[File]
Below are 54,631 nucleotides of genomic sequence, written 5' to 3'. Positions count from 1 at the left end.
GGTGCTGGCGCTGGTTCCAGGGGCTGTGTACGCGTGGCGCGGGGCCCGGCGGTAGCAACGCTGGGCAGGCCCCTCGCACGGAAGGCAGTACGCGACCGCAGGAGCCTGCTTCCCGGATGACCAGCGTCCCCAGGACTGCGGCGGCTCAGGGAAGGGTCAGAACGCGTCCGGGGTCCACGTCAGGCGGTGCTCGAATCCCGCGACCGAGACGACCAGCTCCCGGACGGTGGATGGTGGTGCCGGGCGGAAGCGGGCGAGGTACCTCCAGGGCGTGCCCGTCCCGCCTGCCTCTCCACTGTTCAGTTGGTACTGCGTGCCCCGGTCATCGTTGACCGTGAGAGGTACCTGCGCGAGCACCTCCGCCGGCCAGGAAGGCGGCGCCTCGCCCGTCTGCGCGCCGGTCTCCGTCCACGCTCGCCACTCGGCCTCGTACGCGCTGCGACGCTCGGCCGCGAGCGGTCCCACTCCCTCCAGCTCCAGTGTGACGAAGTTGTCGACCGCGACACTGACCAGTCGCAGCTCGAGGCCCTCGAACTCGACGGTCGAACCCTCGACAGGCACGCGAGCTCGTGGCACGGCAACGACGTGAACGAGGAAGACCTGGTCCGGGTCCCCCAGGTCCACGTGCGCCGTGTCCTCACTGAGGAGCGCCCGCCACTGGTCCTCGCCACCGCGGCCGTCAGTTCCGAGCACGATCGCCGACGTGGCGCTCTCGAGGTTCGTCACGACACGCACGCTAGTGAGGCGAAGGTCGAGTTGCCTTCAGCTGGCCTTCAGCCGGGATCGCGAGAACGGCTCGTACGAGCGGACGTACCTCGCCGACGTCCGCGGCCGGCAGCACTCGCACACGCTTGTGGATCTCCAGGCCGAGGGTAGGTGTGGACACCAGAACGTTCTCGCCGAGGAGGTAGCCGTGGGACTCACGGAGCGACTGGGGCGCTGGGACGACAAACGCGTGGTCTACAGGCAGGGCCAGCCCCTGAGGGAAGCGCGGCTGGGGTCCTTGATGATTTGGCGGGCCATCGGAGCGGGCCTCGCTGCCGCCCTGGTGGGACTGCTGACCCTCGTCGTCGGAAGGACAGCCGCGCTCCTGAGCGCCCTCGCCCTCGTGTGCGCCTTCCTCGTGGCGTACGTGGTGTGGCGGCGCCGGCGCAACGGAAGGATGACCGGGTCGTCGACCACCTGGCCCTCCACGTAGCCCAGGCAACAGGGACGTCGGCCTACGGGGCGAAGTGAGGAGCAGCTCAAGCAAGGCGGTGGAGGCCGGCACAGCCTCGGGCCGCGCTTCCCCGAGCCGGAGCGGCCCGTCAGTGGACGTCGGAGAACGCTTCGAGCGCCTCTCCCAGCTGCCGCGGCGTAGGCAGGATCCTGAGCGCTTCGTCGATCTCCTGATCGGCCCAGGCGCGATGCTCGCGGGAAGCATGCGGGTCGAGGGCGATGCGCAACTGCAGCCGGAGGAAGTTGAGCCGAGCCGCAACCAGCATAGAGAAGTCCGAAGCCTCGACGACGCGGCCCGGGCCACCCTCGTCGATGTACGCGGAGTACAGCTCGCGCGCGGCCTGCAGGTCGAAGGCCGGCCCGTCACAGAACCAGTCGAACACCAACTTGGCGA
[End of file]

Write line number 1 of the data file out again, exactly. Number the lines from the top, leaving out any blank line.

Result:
Below are 54,631 nucleotides of genomic sequence, written 5' to 3'. Positions count from 1 at the left end.